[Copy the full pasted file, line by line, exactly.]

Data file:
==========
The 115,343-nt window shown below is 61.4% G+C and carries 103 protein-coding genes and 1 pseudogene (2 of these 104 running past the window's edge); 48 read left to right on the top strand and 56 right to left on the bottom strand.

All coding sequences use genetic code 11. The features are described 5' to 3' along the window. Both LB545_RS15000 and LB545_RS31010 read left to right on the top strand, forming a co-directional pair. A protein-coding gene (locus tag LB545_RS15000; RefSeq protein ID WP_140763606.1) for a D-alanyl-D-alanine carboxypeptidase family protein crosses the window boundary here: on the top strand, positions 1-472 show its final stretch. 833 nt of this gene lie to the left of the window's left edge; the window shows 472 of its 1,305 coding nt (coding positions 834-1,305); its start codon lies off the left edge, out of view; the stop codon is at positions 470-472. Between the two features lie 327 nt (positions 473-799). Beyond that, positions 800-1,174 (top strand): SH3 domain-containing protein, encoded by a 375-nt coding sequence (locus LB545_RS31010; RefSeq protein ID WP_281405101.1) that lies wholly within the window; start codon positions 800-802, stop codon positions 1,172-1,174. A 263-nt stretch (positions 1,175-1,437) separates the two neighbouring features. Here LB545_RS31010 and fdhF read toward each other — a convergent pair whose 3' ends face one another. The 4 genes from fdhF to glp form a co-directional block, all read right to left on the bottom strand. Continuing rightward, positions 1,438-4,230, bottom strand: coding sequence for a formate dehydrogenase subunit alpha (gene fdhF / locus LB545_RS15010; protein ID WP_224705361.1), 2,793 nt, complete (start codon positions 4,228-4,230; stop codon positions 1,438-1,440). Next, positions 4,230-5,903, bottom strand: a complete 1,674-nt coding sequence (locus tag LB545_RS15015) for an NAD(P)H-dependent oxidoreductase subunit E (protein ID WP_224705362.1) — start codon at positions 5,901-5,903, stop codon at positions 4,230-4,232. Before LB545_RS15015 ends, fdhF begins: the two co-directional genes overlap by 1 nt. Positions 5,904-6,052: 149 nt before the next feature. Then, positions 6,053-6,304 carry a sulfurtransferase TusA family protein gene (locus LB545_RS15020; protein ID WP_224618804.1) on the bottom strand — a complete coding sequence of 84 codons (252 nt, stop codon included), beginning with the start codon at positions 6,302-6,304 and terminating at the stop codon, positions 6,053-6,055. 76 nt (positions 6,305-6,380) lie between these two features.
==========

The 115,343-nt window shown below is 61.4% G+C and carries 103 protein-coding genes and 1 pseudogene (2 of these 104 running past the window's edge); 48 read left to right on the top strand and 56 right to left on the bottom strand.

All coding sequences use genetic code 11. The features are described 5' to 3' along the window. Both LB545_RS15000 and LB545_RS31010 read left to right on the top strand, forming a co-directional pair. A protein-coding gene (locus tag LB545_RS15000; RefSeq protein ID WP_140763606.1) for a D-alanyl-D-alanine carboxypeptidase family protein crosses the window boundary here: on the top strand, positions 1-472 show its final stretch. 833 nt of this gene lie to the left of the window's left edge; the window shows 472 of its 1,305 coding nt (coding positions 834-1,305); its start codon lies off the left edge, out of view; the stop codon is at positions 470-472. Between the two features lie 327 nt (positions 473-799). Beyond that, positions 800-1,174 (top strand): SH3 domain-containing protein, encoded by a 375-nt coding sequence (locus LB545_RS31010; RefSeq protein ID WP_281405101.1) that lies wholly within the window; start codon positions 800-802, stop codon positions 1,172-1,174. A 263-nt stretch (positions 1,175-1,437) separates the two neighbouring features. Here LB545_RS31010 and fdhF read toward each other — a convergent pair whose 3' ends face one another. The 4 genes from fdhF to glp form a co-directional block, all read right to left on the bottom strand. Continuing rightward, positions 1,438-4,230, bottom strand: coding sequence for a formate dehydrogenase subunit alpha (gene fdhF / locus LB545_RS15010; protein ID WP_224705361.1), 2,793 nt, complete (start codon positions 4,228-4,230; stop codon positions 1,438-1,440). Next, positions 4,230-5,903, bottom strand: a complete 1,674-nt coding sequence (locus tag LB545_RS15015) for an NAD(P)H-dependent oxidoreductase subunit E (protein ID WP_224705362.1) — start codon at positions 5,901-5,903, stop codon at positions 4,230-4,232. Before LB545_RS15015 ends, fdhF begins: the two co-directional genes overlap by 1 nt. Positions 5,904-6,052: 149 nt before the next feature. Then, positions 6,053-6,304 carry a sulfurtransferase TusA family protein gene (locus LB545_RS15020; protein ID WP_224618804.1) on the bottom strand — a complete coding sequence of 84 codons (252 nt, stop codon included), beginning with the start codon at positions 6,302-6,304 and terminating at the stop codon, positions 6,053-6,055. 76 nt (positions 6,305-6,380) lie between these two features.